Distinguishing between Ectopic Pregnancy and Tubal Pregnancy

One of the most serious disorders that can occur during early pregnancy is the condition called tubal pregnancy.  Along with this term, there is another one that is commonly used for the said disorder – ectopic pregnancy.  It is worth distinguishing between these two terms.

There are occasional instances in early pregnancy when the united sex cells fail in making their way normally into the uterus.  Consequently, the unborn child begins its development in an area outside the uterus where the united sex cells happen to lodge.  This condition – in which a fertilized egg implants itself and develops elsewhere than in the uterus – is generally referred to as ectopic pregnancy.  In some cases, an ectopic pregnancy can occur in an ovary; in very rare cases, it may also develop in the abdomen.

The term tubal pregnancy, on the other hand, refers to a type of ectopic pregnancy in which a fertilized egg develops in one of the mother’s oviducts; the egg, in this case, failed to move down to the uterus.  One of the usual causes of tubal pregnancy is pelvic infection that results to the oviduct becoming narrowed or inflamed; the fertilized egg is unable to pass through the remaining part of the oviduct and on into the uterus.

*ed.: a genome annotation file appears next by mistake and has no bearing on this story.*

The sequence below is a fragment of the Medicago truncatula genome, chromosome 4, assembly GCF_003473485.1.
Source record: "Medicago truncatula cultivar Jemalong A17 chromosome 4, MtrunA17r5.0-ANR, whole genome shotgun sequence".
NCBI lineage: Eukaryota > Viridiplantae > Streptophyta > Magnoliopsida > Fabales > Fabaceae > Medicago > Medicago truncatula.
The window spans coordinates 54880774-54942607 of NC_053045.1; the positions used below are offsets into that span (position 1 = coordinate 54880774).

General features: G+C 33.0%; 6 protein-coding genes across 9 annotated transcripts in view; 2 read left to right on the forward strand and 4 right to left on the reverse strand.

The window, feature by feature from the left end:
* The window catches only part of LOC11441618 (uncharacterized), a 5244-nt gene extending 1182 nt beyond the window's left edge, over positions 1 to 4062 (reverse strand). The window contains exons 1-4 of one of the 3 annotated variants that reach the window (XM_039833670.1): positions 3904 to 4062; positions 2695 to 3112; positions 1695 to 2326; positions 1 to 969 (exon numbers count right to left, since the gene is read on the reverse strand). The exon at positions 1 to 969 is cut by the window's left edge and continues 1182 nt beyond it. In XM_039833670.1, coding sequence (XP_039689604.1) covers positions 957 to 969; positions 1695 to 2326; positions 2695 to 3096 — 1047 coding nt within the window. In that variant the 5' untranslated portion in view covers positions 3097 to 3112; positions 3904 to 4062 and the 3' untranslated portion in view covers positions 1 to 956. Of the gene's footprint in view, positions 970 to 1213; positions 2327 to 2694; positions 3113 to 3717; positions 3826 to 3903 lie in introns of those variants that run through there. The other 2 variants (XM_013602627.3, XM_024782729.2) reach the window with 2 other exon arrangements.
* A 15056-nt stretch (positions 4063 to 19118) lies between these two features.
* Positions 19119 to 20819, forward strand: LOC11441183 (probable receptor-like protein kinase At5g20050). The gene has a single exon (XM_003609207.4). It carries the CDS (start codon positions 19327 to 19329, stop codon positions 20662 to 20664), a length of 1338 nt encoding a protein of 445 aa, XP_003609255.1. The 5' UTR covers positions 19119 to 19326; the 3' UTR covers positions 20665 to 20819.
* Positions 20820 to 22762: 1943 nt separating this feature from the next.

It is necessary for a tubal pregnancy to be treated immediately, and surgery is the only satisfactory remedy in this case to prevent the oviduct from breaking or to stop bleeding from a tube that has already ruptured.  Consider this:  Unlike the tissues of the uterus, those of the oviducts are not designed to stretch; hence, after the first trimester of pregnancy, the unborn child has developed to such proportions that it causes the oviduct to break; the rupture, as a result, produces a serious hemorrhage; and without the required prompt surgery, the unborn child, finally, ceases to exist.

Abdominal pain and vaginal bleeding are the usual symptoms of tubal pregnancy.  The use of an Intrauterine device, or IUD (a device inserted into the uterus to prevent conception), poses certain risk since it can lead to pelvic infections.  Note, too, that scarring from endometriosis (the presence and growth of functioning endometrial tissue in areas other than the uterus that often causes severe pain and results in infertility) may likewise cause ectopic pregnancy.  Fortunately for those whose oviduct has been damaged or has to be surgically removed, a normal pregnancy is still possible later on.

Source: Kids Health (for parents) – http://kidshealth.org/parent/pregnancy_newborn/pregnancy/ectopic.html